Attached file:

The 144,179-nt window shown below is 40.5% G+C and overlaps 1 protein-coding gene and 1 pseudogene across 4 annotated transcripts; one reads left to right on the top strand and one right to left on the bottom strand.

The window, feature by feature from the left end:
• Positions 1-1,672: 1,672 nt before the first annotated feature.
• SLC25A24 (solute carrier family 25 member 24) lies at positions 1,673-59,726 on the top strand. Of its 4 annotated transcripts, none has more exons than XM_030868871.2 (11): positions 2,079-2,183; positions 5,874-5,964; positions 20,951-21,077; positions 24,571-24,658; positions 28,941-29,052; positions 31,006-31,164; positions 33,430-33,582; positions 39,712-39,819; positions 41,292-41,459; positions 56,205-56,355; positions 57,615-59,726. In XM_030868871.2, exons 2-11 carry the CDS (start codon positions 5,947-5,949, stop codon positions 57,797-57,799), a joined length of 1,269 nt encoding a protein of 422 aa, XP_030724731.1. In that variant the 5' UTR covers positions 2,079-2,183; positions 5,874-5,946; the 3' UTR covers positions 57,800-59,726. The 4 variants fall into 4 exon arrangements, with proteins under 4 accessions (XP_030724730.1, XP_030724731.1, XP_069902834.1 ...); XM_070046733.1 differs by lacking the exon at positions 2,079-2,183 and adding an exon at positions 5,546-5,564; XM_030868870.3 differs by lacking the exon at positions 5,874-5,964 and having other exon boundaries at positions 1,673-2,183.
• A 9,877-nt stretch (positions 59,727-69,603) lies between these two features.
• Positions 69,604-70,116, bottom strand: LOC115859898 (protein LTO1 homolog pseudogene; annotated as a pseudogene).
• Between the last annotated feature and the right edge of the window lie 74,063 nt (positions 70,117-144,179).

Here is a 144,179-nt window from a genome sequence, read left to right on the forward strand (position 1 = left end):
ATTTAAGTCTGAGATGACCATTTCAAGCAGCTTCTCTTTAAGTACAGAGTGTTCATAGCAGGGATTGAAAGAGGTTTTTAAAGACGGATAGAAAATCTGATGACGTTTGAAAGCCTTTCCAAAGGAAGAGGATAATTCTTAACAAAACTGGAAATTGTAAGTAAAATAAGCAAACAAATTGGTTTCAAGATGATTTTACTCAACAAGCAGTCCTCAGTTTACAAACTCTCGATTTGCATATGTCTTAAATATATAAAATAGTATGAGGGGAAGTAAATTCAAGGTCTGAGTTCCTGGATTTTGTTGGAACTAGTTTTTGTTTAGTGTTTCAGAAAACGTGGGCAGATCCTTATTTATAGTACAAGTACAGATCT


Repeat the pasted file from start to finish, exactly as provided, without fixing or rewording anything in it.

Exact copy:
The 144,179-nt window shown below is 40.5% G+C and overlaps 1 protein-coding gene and 1 pseudogene across 4 annotated transcripts; one reads left to right on the top strand and one right to left on the bottom strand.

The window, feature by feature from the left end:
• Positions 1-1,672: 1,672 nt before the first annotated feature.
• SLC25A24 (solute carrier family 25 member 24) lies at positions 1,673-59,726 on the top strand. Of its 4 annotated transcripts, none has more exons than XM_030868871.2 (11): positions 2,079-2,183; positions 5,874-5,964; positions 20,951-21,077; positions 24,571-24,658; positions 28,941-29,052; positions 31,006-31,164; positions 33,430-33,582; positions 39,712-39,819; positions 41,292-41,459; positions 56,205-56,355; positions 57,615-59,726. In XM_030868871.2, exons 2-11 carry the CDS (start codon positions 5,947-5,949, stop codon positions 57,797-57,799), a joined length of 1,269 nt encoding a protein of 422 aa, XP_030724731.1. In that variant the 5' UTR covers positions 2,079-2,183; positions 5,874-5,946; the 3' UTR covers positions 57,800-59,726. The 4 variants fall into 4 exon arrangements, with proteins under 4 accessions (XP_030724730.1, XP_030724731.1, XP_069902834.1 ...); XM_070046733.1 differs by lacking the exon at positions 2,079-2,183 and adding an exon at positions 5,546-5,564; XM_030868870.3 differs by lacking the exon at positions 5,874-5,964 and having other exon boundaries at positions 1,673-2,183.
• A 9,877-nt stretch (positions 59,727-69,603) lies between these two features.
• Positions 69,604-70,116, bottom strand: LOC115859898 (protein LTO1 homolog pseudogene; annotated as a pseudogene).
• Between the last annotated feature and the right edge of the window lie 74,063 nt (positions 70,117-144,179).

Here is a 144,179-nt window from a genome sequence, read left to right on the forward strand (position 1 = left end):
ATTTAAGTCTGAGATGACCATTTCAAGCAGCTTCTCTTTAAGTACAGAGTGTTCATAGCAGGGATTGAAAGAGGTTTTTAAAGACGGATAGAAAATCTGATGACGTTTGAAAGCCTTTCCAAAGGAAGAGGATAATTCTTAACAAAACTGGAAATTGTAAGTAAAATAAGCAAACAAATTGGTTTCAAGATGATTTTACTCAACAAGCAGTCCTCAGTTTACAAACTCTCGATTTGCATATGTCTTAAATATATAAAATAGTATGAGGGGAAGTAAATTCAAGGTCTGAGTTCCTGGATTTTGTTGGAACTAGTTTTTGTTTAGTGTTTCAGAAAACGTGGGCAGATCCTTATTTATAGTACAAGTACAGATCT